Indeed its text, at Iran's insistence, does contain wording to the effect that if others breach the deal's terms then Iran will feel able to do the same. That of course may not be how the other signatories see things. They may argue you are either in the agreement or - like the United States - you choose to leave it.

Iran's pressure tactic is intended to push the Europeans in particular to do more to relieve the US economic pressure that is building up. The EU has developed a special payments system - dubbed in Euro-speak INSTEX - to try to help facilitate trade in humanitarian supplies, which in any case are not covered by the sanctions. Deals here have been made more difficult because of many banks' reluctance to risk US action.

But INSTEX will not help with the key sectors of Iran's economy that are suffering the greatest pain, like the oil industry. Most independent experts say that INSTEX has been slow to get going and is unlikely to make a significant difference. It is largely about the Europeans sending diplomatic signals to Tehran.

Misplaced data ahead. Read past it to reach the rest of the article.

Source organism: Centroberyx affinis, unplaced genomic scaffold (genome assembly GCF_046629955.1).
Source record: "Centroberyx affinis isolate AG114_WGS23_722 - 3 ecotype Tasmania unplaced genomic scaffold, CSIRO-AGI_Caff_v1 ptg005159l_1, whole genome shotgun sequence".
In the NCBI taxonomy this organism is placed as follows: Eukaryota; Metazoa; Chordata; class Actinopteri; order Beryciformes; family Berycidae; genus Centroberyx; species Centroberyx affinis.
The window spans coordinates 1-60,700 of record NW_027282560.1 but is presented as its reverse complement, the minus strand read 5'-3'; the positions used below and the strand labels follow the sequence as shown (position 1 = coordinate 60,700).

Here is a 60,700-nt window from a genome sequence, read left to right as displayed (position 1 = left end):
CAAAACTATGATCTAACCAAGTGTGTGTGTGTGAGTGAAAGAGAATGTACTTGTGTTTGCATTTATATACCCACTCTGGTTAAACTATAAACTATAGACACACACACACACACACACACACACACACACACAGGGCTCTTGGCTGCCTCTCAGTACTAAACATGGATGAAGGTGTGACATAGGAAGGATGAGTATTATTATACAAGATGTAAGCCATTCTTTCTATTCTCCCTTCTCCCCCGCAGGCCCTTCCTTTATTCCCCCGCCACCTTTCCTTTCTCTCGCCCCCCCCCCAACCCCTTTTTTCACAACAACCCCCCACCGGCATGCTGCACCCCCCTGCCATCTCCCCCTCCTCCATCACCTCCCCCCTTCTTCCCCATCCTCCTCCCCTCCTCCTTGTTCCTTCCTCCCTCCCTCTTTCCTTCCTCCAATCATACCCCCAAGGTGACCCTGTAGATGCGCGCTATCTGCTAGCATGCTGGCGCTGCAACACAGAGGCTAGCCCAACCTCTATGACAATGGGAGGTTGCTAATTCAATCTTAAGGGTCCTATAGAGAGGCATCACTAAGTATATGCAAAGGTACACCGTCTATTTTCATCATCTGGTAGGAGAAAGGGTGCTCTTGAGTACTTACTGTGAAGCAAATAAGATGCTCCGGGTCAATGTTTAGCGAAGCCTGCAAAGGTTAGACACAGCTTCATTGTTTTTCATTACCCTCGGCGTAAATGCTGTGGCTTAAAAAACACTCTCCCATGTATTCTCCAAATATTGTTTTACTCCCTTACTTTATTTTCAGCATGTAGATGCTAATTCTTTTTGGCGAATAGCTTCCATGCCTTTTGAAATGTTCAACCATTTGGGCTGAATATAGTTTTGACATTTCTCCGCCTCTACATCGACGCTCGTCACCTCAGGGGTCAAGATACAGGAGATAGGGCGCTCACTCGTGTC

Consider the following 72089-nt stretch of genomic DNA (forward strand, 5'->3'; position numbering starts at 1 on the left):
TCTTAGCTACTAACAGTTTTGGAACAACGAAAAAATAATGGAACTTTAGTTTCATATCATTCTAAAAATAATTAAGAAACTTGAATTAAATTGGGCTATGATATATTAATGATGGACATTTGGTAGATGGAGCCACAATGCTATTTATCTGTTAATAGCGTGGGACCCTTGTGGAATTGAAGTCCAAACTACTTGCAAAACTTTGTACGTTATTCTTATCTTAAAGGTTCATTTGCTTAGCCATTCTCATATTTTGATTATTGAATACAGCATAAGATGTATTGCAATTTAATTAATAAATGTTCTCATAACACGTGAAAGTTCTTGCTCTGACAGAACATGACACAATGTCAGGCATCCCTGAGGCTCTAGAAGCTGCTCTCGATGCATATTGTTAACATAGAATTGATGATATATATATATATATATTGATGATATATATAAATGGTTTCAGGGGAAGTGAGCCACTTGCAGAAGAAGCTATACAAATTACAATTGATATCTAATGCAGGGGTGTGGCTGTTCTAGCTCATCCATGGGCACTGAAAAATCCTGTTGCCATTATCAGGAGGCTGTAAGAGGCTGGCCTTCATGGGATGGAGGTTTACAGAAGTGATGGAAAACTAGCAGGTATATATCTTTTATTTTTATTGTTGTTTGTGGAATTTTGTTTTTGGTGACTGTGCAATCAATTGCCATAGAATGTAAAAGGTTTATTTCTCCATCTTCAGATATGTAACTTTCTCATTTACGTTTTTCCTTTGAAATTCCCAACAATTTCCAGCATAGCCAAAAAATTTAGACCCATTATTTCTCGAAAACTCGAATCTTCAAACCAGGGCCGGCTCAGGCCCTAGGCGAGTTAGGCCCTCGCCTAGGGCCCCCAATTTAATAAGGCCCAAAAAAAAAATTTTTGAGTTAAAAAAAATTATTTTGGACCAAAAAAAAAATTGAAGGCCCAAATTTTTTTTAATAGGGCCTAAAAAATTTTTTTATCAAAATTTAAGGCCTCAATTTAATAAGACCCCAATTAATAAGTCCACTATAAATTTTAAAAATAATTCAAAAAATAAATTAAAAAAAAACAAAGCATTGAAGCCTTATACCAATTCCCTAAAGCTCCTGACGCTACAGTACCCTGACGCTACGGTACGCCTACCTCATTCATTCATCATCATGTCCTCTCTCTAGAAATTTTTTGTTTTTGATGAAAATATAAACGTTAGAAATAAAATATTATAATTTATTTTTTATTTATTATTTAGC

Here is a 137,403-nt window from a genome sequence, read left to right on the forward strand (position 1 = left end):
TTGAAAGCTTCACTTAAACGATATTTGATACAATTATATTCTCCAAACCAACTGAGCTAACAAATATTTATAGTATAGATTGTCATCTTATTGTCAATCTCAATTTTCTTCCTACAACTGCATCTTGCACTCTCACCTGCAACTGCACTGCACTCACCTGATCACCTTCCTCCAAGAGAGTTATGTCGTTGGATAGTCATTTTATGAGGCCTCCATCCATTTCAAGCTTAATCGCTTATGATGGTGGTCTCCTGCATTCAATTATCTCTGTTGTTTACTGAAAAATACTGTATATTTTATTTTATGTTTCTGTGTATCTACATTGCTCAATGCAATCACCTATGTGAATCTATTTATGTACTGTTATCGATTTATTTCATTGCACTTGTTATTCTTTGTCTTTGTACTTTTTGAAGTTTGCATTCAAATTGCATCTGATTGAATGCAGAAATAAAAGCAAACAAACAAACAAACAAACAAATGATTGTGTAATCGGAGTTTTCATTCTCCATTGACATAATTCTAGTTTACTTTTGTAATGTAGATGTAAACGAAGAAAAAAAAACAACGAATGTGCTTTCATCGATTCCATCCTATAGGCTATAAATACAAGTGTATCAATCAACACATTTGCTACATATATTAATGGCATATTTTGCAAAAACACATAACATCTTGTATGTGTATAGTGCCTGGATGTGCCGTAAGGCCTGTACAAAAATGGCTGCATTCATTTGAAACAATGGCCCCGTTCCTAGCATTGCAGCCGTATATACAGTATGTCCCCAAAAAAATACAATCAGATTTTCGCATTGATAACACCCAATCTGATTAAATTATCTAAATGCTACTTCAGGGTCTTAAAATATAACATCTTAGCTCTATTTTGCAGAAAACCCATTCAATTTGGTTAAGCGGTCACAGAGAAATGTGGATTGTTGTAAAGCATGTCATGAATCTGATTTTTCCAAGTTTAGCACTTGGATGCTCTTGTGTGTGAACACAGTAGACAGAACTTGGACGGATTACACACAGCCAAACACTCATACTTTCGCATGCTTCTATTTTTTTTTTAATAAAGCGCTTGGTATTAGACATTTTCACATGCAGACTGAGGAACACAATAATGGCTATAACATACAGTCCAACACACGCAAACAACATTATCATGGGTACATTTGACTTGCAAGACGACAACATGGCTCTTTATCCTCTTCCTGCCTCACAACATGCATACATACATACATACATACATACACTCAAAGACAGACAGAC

But this may no longer be enough. At the end of the day it is, after all, individual companies that must decide to trade with Iran, not governments And if they have business in the US they are going to be wary of trading with Tehran.

Russia and China are also deeply uneasy about the US position and would prefer the nuclear deal to remain in place. So the US does not have many friends here beyond Saudi Arabia and Israel, which have their own issues with Tehran.

Image source, AFP
Image caption,
President Hassan Rouhani stressed that Iran was not pulling out of the nuclear deal